Plaintiff’s unilateral time-limit demand. A determination of whether an insurer can be said to have acted in bad faith by failing to offer its policy limits in response to a plaintiff’s unilateral time-limit demand certainly involves an analysis of the Supreme Court of Illinois decision in Haddick v. Valor Insurance.12 In Haddick, the administrator of a passenger’s estate brought suit against the driver’s automobile liability insurer to recover "as assignee" for bad faith refusal to settle for the policy limits. The administrator’s decedent, James Griffith, was a passenger in a vehicle that was insured by Valor Insurance, which insured the vehicle’s driver, Larry Woodley. Valor insured Woodley for $20,000 per person. In response to pre-suit correspondence transmitting $82,000 in medical bills submitted on behalf of the administrator, Valor first responded that it would discuss settlement after it received a copy of the police report. Later, Valor indicated that its investigation was still pending to ascertain whether Woodley was actually driving the vehicle at the time of the accident. On March 7, 1997, a 14-day policy limit demand was made by the administrator, after which time the administrator would "no longer settle the claim within the policy limits."13 Valor responded that the settlement demand was premature and that it was still investigating to determine who was driving the vehicle. The administrator extended the settlement deadline to April 7, 1997. When Valor did not settle by that date, the administrator filed suit and informed Valor that it had "no intention of settling the case at this time."14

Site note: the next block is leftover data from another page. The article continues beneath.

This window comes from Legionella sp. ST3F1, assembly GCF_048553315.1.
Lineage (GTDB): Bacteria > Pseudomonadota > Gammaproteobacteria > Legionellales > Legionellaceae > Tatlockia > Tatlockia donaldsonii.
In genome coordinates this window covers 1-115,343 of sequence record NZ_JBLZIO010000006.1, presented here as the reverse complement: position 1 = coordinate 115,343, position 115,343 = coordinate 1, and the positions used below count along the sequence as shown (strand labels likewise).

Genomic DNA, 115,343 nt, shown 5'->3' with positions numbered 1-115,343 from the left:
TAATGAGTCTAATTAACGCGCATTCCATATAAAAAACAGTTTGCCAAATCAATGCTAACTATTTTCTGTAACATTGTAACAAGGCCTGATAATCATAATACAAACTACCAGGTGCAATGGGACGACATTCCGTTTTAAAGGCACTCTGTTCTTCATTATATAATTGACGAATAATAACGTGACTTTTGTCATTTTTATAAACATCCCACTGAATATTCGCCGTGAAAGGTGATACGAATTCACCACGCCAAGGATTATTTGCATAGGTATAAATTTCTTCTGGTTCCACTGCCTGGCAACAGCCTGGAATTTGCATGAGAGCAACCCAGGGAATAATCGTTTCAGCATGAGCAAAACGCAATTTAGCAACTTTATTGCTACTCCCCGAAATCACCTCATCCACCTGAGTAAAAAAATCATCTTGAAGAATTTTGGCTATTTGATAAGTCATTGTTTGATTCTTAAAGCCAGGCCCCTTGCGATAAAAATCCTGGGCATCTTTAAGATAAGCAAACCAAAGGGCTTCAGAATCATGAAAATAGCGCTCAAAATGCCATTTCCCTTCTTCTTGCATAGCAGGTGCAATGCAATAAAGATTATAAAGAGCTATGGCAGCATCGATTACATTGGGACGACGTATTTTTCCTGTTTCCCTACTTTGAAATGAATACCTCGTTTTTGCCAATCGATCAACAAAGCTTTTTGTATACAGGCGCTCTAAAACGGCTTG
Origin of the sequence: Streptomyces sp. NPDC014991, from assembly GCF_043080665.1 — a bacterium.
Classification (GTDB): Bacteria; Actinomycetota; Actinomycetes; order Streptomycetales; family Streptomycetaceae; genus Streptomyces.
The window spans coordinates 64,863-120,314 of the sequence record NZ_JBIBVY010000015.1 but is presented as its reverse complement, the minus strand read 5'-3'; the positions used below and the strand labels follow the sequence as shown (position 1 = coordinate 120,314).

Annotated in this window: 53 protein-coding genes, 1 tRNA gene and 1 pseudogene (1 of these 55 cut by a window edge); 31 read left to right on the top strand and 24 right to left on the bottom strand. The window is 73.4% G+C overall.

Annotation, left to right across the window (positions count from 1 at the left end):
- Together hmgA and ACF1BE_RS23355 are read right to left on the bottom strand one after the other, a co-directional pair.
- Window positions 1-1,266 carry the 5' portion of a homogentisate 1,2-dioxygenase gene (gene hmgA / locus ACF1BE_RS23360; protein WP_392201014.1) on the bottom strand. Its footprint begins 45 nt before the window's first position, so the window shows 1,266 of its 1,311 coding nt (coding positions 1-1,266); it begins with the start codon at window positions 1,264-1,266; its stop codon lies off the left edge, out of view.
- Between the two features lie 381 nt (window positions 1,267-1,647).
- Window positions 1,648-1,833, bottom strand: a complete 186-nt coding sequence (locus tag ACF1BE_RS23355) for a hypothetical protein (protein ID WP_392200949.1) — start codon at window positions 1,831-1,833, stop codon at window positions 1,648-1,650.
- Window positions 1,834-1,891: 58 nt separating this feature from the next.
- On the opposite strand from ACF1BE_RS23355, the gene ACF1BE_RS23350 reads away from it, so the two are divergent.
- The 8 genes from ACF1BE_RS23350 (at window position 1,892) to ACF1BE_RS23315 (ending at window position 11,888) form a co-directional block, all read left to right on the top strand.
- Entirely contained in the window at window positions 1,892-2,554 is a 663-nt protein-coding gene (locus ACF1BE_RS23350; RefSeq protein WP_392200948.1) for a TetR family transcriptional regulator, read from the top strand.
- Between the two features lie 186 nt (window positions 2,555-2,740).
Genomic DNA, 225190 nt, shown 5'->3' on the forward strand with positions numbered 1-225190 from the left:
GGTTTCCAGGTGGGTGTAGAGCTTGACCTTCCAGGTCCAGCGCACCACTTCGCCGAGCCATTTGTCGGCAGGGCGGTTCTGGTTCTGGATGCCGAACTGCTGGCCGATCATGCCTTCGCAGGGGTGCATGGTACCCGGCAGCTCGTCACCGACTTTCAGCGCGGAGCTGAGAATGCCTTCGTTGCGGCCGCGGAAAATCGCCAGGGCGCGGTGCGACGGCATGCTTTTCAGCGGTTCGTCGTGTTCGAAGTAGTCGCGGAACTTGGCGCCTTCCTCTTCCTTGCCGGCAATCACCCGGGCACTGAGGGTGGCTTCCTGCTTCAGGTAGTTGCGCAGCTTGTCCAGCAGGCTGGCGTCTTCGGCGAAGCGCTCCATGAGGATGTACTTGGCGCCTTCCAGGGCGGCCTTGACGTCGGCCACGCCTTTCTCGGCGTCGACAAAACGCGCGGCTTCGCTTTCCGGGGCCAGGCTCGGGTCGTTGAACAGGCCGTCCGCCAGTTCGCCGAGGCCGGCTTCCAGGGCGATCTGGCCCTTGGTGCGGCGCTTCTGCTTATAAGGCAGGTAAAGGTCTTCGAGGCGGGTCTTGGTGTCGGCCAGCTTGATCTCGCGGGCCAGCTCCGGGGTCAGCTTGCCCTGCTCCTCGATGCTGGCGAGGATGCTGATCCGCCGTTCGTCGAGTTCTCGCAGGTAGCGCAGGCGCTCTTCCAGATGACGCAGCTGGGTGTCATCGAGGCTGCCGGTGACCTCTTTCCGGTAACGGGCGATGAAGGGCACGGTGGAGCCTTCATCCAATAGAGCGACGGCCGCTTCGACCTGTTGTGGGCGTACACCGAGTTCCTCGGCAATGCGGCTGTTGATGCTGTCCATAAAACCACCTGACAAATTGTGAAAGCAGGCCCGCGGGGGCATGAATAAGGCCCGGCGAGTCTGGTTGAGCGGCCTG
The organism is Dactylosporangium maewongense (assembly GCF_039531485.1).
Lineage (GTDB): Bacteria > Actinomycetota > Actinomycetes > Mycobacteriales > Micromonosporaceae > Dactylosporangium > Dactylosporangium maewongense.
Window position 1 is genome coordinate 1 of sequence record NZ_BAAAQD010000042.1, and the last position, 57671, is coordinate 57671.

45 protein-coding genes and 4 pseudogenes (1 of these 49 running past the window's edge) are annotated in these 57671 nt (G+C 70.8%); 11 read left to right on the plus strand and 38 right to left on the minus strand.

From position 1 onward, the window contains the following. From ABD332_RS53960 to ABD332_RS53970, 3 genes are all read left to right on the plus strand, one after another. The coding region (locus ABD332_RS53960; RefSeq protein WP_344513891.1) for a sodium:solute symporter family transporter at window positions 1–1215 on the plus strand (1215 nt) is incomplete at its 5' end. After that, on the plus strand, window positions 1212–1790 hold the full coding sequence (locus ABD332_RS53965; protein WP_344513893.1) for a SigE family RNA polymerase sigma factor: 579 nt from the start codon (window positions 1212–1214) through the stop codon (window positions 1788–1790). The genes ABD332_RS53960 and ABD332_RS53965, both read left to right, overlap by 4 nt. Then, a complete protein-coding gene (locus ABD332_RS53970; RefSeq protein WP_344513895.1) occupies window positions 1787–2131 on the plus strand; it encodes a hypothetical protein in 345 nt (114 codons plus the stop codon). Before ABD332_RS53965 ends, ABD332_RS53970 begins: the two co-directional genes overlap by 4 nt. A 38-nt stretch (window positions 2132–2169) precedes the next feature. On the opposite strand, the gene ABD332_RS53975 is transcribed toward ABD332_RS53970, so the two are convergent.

Approximately one year after suit was filed, the administrator refused Valor’s offer of the policy limits in settlement of the case against Woodley. Later, a judgment against Woodley in the amount of $150,924 was entered. After the judgment was entered, Woodley assigned his claims against his insurer to the administrator, who filed the bad faith action against Valor. The trial court dismissed the administrator’s complaint, finding that Valor had no duty to settle the claim prior to suit being filed, and that the administrator could not maintain a bad faith action once she withdrew her policy demand.